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What is the definition of counterstrain?

● Spontaneous release by position
● indirect technique
● diagnosed by presence of *non-radiating tender points*
● discovered with palpation and subsequently treated by passively placing the pt into a position that decreases the tenderness of the joint


How did originator, Larry Jones, define counterstrain?

○ relieves spinal or other joint pain by passively putting joint into its position of greatest comfort
○ relieve pain by reduction or arrest of continuing appropriate (excessive) proprioceptive activity by *shortening the muscle* that contains the malfunctioning muscle spindle (tender point)


What are tender points?

● >300 points found on muscles and ligaments (potentially fascia and joint capsules with neuro feedback from CNS)
○ tendinous attachments
○ muscle bellies
○ myofascial tissues
● reduced/eliminated by putting patient in position of comfort
● area of a tender point: finger pad or smaller
● usually hypertonic
● as an area of swelling of connective tissue, usually muscle fibers, and often assoc with vascular changes
● often feel pulse through hypertonic muscle -> removal of toxic elements, increase of nutrients and oxygen
● acute tenderness with applied pressure


In counterstrain, how much pressure should be applied to tender points?

Varies with patient and tissue
● oz to lbs
● general rule: *enough to blanch nail bed*
● use index finger, occasionally thumb
● OK to compare on/off TP
● All tenderness isn't TPs (i.e. fatigued muscles)


Describe the mechanism of counterstrain.

Passive and indirect
● Return to position of *strain*
● Direction of ease
● Shortens B (the muscle with abnormal proprioceptor activity)
● firing is reduced when it is passively done to you
● *90 seconds: most effective to cease abnormal activity*
● Treatment: return back to position of injury PASSIVELY by physician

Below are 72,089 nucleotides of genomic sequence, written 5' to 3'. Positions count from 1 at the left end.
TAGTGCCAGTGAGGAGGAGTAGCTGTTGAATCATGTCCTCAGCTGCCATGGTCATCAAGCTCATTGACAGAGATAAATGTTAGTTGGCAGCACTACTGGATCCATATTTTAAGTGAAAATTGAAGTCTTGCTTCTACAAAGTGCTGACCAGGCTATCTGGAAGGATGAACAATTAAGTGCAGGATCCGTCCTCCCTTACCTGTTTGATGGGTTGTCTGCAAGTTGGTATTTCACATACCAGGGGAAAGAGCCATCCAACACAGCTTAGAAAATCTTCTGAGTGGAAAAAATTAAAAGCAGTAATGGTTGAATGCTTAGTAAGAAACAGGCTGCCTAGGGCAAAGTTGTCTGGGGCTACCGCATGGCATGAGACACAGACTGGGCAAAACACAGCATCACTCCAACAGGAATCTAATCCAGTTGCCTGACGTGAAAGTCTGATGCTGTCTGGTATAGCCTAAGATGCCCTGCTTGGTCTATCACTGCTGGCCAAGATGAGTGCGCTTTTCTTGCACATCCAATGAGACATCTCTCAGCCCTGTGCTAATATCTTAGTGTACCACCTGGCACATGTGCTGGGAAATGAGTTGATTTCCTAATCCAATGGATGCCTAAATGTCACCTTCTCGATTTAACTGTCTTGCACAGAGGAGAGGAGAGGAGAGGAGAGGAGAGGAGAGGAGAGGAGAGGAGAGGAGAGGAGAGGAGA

● End of treatment: joints are returned to neutral passively and slowly, so not to stretch muscle spindle fibers quickly (essential to success)


What are three other proposed mechanisms for counterstrain?

● Shortens and relaxes strained mm and CT
● interrupts inappropriate nociceptive and proprioceptive activity
● sufficient time is needed (90 s) for spinal defacilitation-reduction of excessive firing between muscles and spinal cord


What are indications for counterstrain?

● SD that includes presence of TP or pain
● myofascial, ligamentous, articular injuries
● Acute injuries: whiplash, sports related trauma
● Chronic SD amenable to CS


What are contraindications for counterstrain?

● absence of SD
● treatment position may compromise blood flow or impinge nerve (cervical)
● intolerance to tx position (get closer as tenderness decreases)
● As always, pt refusal
● if continued tx on TP doesn't reduce tenderness
● fractures at site of treatment


What are some clinical pearls for counterstrain?

● treat hot/key TPs
● mvmt *away from ideal position* of treatment *increases TP tenderness*
● use reevaluation of what you treated in a prior visit as a way of evaluating "effectiveness" of tx
● *anterior TPs*: pt is generally flexed
● *posterior TPs*: pt is generally extended
● *lateral TPs*: pt is sidebent or rotated
● "wrap" body around the point (common but not always successful)
● For TPs at or near midline, mostly use F/E
● Farther away from midline, add varying degrees of R/SB


What are some advantages of counterstrain?

● non-traumatic
● relatively easy
● effective
● excellent way to record tx in a specific and quick format
● increases pt confidence quickly


What are some disadvantages of counterstrain?

● some pts have trouble quantifying pain
● stoic patients don't admit to tenderness when palpated
● *Tx Reactions*: 1-2 days post-tx, last up to 36 hours
● takes time to treat: esp multiple TP or learning
○ *6 TPs max*
● some pts (esp. geriatric) cannot be placed in appropriate tx positions
● some pts unable to relax mm sufficiently for positioning to be truly passive or effective
● careful and aware of pt when performing cervical extension and rotation